What Contract? Despite Confidentiality Agreement, Employee Can Use Confidential Information in Public Whistleblower Lawsuit

What Contract? Despite Confidentiality Agreement, Employee Can Use Confidential Information in Public Whistleblower Lawsuit

March 31, 2017

A federal court recently ruled that an employee may use his employer’s confidential information in a whistleblower retaliation complaint, regardless of whether an employment confidentiality agreement prohibited him from doing so.  This decision comes on the heels of recent SEC enforcement measures that have imposed liability on companies for overly-restrictive severance agreements, which we covered here and here.

In Erhart v. BofI Holdings, Inc., an internal auditor, Charles Erhart, allegedly uncovered information about possible illegal business dealings with a customer who was acting as an un-registered investment advisor.  Erhart claimed that after disclosing this information to his superiors, he faced various acts of retaliation, including being told in front of coworkers by a senior vice president that “[i]f [Erhart] continues to turn over rocks, eventually he is going to find a snake and he’s going to get bit.”

Erhart sent evidence to federal regulators and filed a whistleblower retaliation action.  Erhart retained the confidential information and e-mailed some of it to his mother and girlfriend for safe-keeping, stating that he was “extremely concerned that the Bank would try to destroy the records of wrongdoing.” 

BofI contended that Erhart violated an employment confidentiality agreement by using confidential information in his publicly-filed retaliation complaint and disclosing confidential information to regulators and his mother and girlfriend.  Erhart argued that he could not be held liable on BofI’s breach of contract claim because the confidentiality agreement was unenforceable as against public policy.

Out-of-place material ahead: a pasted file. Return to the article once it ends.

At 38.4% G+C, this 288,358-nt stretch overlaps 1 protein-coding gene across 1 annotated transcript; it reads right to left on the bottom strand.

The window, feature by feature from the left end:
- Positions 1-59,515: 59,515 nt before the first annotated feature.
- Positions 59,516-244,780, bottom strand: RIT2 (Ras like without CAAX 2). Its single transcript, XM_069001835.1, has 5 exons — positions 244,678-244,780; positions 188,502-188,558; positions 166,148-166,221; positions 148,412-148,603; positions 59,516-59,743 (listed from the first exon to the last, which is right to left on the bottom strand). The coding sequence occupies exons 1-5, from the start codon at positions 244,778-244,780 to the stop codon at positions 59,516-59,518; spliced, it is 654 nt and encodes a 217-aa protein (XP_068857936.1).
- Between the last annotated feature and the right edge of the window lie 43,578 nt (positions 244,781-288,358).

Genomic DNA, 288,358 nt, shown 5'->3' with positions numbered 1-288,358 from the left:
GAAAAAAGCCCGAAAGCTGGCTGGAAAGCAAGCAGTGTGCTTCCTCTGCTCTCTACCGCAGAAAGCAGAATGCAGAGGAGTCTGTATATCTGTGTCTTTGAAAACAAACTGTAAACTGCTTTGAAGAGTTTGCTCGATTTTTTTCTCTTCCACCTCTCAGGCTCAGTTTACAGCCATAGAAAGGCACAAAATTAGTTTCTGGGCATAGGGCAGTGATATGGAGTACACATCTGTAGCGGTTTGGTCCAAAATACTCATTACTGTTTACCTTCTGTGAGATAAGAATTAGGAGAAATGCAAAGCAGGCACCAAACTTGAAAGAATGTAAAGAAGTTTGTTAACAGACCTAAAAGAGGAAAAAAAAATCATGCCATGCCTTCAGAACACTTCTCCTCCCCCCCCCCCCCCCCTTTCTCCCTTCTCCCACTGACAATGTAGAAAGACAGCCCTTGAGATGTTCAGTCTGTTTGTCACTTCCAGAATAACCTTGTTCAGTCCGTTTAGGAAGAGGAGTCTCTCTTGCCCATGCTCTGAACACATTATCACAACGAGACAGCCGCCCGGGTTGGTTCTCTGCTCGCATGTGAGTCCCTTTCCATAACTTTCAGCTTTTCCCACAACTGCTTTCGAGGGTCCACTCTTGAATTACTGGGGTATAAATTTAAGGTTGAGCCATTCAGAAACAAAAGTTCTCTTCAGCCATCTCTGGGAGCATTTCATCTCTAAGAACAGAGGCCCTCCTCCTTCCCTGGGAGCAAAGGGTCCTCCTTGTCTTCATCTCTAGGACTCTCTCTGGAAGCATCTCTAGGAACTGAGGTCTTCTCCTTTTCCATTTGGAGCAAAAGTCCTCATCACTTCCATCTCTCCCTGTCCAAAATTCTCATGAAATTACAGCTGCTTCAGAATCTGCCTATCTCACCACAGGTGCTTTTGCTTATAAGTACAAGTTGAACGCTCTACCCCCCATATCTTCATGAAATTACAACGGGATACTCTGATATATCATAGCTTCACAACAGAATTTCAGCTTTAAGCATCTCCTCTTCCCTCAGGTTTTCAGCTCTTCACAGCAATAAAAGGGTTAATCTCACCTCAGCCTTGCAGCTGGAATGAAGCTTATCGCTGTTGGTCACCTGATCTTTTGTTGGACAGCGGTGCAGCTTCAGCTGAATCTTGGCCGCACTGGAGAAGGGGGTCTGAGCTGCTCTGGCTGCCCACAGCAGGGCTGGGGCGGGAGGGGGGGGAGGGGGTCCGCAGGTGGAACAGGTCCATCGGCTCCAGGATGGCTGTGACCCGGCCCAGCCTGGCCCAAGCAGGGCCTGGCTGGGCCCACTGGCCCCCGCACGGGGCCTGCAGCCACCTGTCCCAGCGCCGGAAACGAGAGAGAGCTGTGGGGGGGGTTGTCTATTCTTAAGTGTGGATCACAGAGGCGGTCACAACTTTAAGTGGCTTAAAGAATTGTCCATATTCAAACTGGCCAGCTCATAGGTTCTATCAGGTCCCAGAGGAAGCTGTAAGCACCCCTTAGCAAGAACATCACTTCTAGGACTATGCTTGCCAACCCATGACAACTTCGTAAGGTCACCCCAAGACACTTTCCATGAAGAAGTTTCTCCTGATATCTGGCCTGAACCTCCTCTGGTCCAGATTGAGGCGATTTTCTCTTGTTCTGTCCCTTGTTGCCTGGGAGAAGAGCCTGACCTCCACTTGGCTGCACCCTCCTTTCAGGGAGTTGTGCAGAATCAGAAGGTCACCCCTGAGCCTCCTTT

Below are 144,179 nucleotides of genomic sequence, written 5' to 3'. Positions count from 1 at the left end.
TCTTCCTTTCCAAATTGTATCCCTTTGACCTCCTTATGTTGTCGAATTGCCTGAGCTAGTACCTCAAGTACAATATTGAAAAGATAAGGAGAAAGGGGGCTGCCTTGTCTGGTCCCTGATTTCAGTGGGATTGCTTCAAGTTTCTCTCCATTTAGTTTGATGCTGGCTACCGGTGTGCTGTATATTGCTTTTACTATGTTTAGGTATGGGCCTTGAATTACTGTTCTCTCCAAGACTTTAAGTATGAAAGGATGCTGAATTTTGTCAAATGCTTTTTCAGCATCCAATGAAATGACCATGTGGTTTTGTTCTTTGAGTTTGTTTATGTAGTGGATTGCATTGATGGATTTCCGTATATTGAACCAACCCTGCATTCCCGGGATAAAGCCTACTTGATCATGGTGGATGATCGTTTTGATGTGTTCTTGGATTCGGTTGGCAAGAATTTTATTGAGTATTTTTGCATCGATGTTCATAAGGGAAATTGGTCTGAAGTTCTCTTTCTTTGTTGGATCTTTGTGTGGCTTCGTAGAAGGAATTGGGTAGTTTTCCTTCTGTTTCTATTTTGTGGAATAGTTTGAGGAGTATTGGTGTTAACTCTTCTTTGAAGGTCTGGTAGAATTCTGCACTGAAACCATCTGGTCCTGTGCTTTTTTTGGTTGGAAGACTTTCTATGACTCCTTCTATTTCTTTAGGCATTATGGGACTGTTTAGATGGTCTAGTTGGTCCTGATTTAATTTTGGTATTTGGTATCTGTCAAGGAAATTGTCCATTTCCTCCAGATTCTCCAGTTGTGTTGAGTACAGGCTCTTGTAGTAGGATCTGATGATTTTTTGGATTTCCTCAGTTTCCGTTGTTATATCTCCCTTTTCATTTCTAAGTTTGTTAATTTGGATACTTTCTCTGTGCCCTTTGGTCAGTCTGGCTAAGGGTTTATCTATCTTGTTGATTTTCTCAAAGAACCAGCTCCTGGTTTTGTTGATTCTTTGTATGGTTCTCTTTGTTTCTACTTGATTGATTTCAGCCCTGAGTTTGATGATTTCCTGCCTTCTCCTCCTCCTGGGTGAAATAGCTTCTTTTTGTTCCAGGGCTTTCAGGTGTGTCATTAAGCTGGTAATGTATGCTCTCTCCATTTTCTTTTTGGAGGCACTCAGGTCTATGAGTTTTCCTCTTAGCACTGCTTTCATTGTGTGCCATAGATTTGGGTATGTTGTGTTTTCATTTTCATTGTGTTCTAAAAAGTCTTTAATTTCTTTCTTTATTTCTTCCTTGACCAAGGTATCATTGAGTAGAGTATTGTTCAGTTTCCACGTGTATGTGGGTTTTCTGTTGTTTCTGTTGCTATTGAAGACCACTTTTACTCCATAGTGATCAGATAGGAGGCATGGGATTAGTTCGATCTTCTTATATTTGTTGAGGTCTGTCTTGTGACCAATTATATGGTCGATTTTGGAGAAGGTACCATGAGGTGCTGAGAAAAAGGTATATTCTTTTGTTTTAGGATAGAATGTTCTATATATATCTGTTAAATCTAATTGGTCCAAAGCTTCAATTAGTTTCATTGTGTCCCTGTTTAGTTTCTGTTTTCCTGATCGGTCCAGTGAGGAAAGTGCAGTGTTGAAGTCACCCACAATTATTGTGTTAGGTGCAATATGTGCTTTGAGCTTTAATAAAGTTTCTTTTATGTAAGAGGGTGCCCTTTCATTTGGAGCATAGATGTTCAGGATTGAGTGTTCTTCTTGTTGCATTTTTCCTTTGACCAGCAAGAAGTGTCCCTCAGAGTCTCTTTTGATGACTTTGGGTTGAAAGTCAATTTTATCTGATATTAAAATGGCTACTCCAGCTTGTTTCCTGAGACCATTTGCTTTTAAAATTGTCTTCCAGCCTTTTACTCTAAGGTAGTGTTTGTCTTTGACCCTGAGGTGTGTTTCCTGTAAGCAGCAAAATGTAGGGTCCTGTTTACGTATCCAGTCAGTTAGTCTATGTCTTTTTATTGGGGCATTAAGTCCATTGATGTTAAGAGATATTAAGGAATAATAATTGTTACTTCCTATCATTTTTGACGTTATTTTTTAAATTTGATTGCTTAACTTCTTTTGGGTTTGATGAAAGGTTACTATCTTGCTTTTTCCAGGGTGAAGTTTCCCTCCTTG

The United States District Court for the Southern District of California rejected BofI’s argument.  Regarding Erhart’s disclosure to federal regulators, the court stated that public policy favoring whistleblower protection in this instance clearly outweighed the admittedly significant interests in enforcing the confidentiality agreement.  The court also held that a jury would need to consider whether Erhart’s appropriation of the company’s information was “reasonably necessary” to support his allegations of wrongdoing, noting that BofI had not shown that Erhart had engaged in a “wholesale stripping” of confidential documents or that his appropriation was “vast and indiscriminate.”  The court next concluded that a jury would have to determine whether Erhart transmitted confidential information to his mother and girlfriend because of a “reasonable concern” that BofI would have destroyed the evidence.  Lastly, the court stated that an employee may disclose confidential information in a complaint so long as he justifies why the information is “reasonably necessary” to substantiate allegations of wrongdoing.  Accordingly, the court denied BofI’s motion for summary adjudication on these issues.


Erhart reflects a recent trend of confidentiality agreements failing to shield companies from potential whistleblower liability.  As Erhart demonstrates, companies cannot simply rely on confidentiality agreements to immunize or minimize liability and prevent disclosure of sensitive information.  Rather, employees may disclose confidential information where doing so is reasonable and protected by whistleblower law.  Companies should review their existing employment agreements to confirm their compliance with the law.

The full opinion can be found here.

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